Epidemic hits sales at popular bakery
A popular bakery in Samoa is one of many local businesses struggling with sales amidst a worsening measles epidemic.
Normally this time of the year is busy for Sula’s Bakery at Moata’a – which reputedly sells the country’s best pork buns among other favourites.
But sales at the business has dropped drastically since the measles outbreak.
Sula’s Bakery Sales and Marketing Manager, Fuatino Mulipola, said they normally generate a lot sales this time of the year with school graduation ceremonies, student prize-giving and government parties.
But the business has not done well since the measles outbreak was declared by the authorities in October this year.
“There has been a big change this year compared to previous years, because this time of the year, there will be lots of events that we cater for at the end of the year – like school prize givings, government parties and other things,” she said.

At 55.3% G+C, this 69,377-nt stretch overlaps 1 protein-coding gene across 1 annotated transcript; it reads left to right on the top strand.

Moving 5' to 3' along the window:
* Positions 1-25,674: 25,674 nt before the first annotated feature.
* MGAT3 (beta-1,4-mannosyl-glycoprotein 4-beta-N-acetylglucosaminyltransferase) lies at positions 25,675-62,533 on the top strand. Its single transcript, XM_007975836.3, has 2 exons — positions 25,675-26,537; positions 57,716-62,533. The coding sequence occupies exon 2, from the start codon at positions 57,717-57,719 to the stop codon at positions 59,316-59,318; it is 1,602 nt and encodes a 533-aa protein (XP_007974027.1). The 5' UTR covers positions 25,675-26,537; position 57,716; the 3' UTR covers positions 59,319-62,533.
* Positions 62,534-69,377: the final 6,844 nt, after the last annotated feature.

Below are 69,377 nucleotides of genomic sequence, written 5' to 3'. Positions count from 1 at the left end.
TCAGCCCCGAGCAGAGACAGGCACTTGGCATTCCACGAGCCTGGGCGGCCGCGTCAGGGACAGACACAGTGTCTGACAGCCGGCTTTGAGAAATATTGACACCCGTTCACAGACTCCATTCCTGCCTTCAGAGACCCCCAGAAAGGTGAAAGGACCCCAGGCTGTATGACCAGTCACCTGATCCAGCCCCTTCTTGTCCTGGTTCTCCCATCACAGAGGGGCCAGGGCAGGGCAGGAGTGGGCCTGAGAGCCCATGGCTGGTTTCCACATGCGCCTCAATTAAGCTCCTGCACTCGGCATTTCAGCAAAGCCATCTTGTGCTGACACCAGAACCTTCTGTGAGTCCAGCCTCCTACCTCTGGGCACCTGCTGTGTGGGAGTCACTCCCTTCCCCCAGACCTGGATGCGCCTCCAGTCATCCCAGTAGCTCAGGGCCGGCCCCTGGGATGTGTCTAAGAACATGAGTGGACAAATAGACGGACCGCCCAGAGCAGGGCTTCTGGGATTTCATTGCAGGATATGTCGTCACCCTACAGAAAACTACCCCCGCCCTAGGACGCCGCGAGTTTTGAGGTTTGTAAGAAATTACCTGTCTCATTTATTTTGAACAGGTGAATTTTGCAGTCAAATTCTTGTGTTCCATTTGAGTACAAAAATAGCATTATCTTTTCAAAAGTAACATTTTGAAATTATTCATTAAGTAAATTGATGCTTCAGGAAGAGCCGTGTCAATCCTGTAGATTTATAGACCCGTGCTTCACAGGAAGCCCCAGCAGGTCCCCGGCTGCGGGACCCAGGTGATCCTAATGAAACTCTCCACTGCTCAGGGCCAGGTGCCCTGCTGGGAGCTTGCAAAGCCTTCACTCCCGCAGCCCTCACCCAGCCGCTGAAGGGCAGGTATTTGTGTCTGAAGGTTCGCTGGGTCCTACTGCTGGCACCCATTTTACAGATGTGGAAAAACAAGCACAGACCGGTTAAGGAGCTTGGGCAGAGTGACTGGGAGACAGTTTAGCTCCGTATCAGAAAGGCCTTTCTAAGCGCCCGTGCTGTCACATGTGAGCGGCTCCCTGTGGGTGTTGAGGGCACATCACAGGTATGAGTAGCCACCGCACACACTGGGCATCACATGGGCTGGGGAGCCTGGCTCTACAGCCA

“Now this is not happening anymore and I would say there has been a decrease in our sales by more than 50 per cent.”
End-of-year school programmes were also major sources of revenue for the business with Mrs. Mulipola saying parents bought their children’s lunch at the bakery.
But that changed when the authorities ordered the shutting down of schools in order to prevent the further spread of the virus.
“Since the measles epidemic started and schools were directed to finish the school year early, this has had a huge impact on us because many parents come here and buy their kids lunch here," she added.
The Government shutdown on Thursday and Friday this week is also likely to impact the business, but they have no choice and have to comply with the state of emergency orders.
“We were hoping that at least allow the shops to open so that we can cater to the public, but it seems we don’t have any choice but to comply,” said Mrs Mulipola.
Staff at the bakery, which is part of a mini-mart at Moata’a, were also concerned about whether they will be paid by the company during the 7.00am to 5.00pm shutdown.
But Mrs. Mulipola said a meeting was scheduled with the staff to discuss their payment arrangements over the two-day shutdown period.